In the second part, Hick argues that the universe is religiously ambiguous. To Hick none of the traditional logical arguments/proofs for the existence of God will stand, whereas evidence from naturalistic, experiential and moral arguments is inconclusive to deny the universe as having a supernatural origin. Therefore, a religious person and an atheist are both justified in holding to their private opinion as to the world’s true character.
In section three Hick introduces his famous epistemological scheme based on Kant’s analysis of difference between noumenon (the thing itself) and phenomenon (human perception). He carefully shows how meaning is obtained through human perceptive categories and how information is selectively interpreted. By this he tends to solve the fundamental issue concerning the rationality of religious belief. That is, when this scheme is applied to religious traditions, it warrants rationality on the part of those who have thus experienced to believe and live on this basis.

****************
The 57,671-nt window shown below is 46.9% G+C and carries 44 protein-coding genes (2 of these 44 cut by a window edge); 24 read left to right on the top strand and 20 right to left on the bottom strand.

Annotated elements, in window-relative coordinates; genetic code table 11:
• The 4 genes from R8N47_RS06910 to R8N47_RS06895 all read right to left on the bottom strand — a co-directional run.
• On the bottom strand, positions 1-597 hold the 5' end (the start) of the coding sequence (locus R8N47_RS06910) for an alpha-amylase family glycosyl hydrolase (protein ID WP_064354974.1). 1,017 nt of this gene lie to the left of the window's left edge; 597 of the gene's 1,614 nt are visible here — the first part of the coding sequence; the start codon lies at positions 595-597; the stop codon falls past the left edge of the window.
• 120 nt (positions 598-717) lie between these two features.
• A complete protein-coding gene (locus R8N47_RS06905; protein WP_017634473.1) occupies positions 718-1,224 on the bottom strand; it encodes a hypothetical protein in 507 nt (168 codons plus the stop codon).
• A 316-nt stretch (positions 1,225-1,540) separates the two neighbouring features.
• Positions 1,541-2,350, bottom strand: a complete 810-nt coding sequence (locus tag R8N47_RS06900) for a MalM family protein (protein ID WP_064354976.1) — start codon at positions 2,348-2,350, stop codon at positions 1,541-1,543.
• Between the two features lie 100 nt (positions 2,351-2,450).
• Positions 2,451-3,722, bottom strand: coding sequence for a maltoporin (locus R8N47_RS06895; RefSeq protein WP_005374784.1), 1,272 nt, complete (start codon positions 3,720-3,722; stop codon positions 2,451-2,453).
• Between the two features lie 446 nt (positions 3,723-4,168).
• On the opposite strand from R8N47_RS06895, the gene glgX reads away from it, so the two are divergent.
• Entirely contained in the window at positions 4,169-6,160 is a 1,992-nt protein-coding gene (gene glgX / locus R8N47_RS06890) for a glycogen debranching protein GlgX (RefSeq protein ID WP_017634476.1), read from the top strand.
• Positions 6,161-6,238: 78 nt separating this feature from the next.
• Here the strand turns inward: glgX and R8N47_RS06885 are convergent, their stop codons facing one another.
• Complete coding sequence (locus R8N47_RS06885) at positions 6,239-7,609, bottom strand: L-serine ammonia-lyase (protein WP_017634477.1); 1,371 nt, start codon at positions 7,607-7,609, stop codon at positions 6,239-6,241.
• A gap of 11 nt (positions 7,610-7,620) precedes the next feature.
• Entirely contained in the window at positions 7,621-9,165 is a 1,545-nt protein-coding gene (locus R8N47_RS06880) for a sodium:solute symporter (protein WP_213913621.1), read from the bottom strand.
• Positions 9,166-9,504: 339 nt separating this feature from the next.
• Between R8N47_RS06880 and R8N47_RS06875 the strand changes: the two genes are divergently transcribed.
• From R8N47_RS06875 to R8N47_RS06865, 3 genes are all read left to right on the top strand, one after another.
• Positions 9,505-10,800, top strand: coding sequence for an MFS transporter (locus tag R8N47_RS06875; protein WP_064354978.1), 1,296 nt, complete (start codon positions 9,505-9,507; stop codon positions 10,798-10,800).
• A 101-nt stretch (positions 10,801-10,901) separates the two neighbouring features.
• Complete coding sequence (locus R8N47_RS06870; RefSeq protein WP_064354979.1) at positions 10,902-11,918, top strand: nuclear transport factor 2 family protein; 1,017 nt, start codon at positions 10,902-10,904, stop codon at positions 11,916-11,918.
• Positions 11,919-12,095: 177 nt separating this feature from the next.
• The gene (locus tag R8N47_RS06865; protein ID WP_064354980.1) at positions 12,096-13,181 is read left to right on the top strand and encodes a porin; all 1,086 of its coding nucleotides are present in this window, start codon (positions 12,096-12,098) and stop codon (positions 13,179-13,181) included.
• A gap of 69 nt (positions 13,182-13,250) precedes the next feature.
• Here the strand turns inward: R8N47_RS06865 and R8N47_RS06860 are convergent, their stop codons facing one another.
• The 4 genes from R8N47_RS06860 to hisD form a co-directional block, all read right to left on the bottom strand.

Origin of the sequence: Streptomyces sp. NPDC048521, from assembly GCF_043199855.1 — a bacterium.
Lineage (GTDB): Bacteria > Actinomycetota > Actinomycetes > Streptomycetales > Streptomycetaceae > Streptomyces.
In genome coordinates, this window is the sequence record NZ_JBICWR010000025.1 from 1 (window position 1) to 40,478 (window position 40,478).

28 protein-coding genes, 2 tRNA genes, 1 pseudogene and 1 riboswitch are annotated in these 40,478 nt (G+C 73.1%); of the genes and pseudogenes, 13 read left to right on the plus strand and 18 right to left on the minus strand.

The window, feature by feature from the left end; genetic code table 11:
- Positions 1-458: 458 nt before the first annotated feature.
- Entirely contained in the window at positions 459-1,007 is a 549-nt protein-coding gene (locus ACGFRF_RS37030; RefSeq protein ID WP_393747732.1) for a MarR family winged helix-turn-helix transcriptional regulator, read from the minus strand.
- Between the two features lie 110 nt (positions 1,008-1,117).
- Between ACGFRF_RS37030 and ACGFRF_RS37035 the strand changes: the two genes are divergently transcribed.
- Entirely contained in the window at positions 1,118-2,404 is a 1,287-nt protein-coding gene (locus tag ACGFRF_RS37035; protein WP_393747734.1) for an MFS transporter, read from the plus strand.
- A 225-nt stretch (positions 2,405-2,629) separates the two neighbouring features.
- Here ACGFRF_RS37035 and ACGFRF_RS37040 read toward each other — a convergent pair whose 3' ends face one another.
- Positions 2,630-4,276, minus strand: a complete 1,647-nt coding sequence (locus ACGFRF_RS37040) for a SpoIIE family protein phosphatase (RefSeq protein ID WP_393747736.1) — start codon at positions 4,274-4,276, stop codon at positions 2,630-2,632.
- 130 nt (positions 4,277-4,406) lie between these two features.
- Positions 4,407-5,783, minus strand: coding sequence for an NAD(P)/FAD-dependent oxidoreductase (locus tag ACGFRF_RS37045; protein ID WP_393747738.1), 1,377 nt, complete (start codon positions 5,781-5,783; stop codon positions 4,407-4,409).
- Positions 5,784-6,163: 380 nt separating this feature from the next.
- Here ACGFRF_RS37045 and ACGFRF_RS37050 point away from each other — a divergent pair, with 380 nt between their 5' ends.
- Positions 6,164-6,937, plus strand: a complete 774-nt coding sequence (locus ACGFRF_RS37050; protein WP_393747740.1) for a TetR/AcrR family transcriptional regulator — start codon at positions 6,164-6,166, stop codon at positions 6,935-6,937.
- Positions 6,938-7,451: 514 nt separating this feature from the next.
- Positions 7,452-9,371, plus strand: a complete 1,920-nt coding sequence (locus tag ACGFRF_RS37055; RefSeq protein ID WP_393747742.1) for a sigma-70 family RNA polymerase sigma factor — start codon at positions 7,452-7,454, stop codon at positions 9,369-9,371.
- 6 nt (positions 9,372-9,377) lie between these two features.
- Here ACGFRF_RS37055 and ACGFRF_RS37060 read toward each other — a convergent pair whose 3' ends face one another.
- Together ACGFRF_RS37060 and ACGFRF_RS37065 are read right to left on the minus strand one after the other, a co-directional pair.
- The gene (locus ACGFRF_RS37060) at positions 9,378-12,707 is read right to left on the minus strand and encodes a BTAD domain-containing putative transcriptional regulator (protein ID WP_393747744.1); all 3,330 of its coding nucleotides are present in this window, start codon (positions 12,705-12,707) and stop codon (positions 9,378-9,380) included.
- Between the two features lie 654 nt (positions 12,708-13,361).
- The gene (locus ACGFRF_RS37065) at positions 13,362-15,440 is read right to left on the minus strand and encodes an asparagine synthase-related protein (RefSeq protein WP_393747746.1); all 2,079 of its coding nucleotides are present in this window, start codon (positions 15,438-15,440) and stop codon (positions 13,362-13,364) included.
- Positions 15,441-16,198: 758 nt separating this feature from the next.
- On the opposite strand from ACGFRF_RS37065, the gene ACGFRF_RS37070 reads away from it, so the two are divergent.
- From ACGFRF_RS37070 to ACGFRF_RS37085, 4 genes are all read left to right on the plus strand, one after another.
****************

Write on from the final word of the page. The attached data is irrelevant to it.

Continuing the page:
Part four entitled « Religious Pluralism » expounds Hick’s belief—a belief he deems necessary—that beyond the bewildering plurality of forms that in the world history of religion human has took to interpret life and universe there stands an utterly ineffable Real, which is the source and ground of all things yet is variously experienced from culture to culture and situation to situation. Given its cryptic language used and the daunting task Hick undertakes here, we shall later evaluate this book with a focus primarily on this section.